Simile of the Day

 The plastic scoop lying in a can of weight-gain powder “like an abandoned beach toy.”

It’s quoted as a positive example in The Art of Fielding of good prose in this otherwise negative review of the book.

Those who effectively deploy metaphor and simile tend to be effective communicators overall.

I sometimes wonder about how one can become better at the art of metaphor…

5 comments on “Simile of the Day
  • That most unholy of books, the Bible, is a very good place to learn something about the art of metaphor, and all literary devices. Here’s an example of metaphor from the misanthropic apostle Peter writing on false teachers that would apply splendidly to that puff piece Vanity Fair ran on The Art of Fielding: “These are wells without water, clouds that are carried with a tempest; to whom the mist of darkness is reserved for ever”.

  • Ben, you might like to read Lakoff & Johnson’s “Metaphors We Live By” if you haven’t already.
    http://www.soc.washington.edu/users/brines/lakoff.pdf [pdf]

    There are two things I can think of to improve your metaphor, if we think of metaphor as basically a new perspective. One, etymology. Figuring out where a word comes from, like metaphors, has a way of giving you another lens to see your language through. You make all kinds of connections you never realized were there. Vocabulary is a network. And two, learning another language. All those different phrasings and idioms can be vitamins for your native tongue. I imagine dedicated practice is a third.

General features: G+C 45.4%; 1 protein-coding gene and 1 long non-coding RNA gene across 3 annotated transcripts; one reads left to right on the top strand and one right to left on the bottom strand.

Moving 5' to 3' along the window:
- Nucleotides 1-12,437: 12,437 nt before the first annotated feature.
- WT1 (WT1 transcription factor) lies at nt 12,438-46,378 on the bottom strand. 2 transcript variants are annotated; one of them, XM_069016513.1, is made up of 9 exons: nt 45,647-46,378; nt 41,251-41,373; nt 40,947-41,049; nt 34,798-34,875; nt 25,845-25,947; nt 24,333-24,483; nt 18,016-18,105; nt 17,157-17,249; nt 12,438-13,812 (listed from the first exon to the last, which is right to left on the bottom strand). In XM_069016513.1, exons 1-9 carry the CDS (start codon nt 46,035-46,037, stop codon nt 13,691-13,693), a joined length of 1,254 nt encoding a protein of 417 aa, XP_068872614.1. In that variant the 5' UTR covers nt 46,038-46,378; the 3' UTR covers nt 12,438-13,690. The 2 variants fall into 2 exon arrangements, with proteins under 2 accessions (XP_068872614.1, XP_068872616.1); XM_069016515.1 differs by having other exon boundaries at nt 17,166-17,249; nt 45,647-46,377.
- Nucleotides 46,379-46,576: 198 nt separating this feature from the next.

• I agree with practice. I like to make a game out of it during down time like driving or commuting: looking at something and starting with “the crossing guard held up his sign like…” and then start filling in the blank. It’s a good game to do with my kids, too: My third grader has some pretty creative responses. My 15-year-old, not so much (too cool for thinking outside the box).

  • I found that I improved when I stopped self-censoring. We make lots of connections, but we get used to censoring them because we’re afraid they’ll seem like nonsense.

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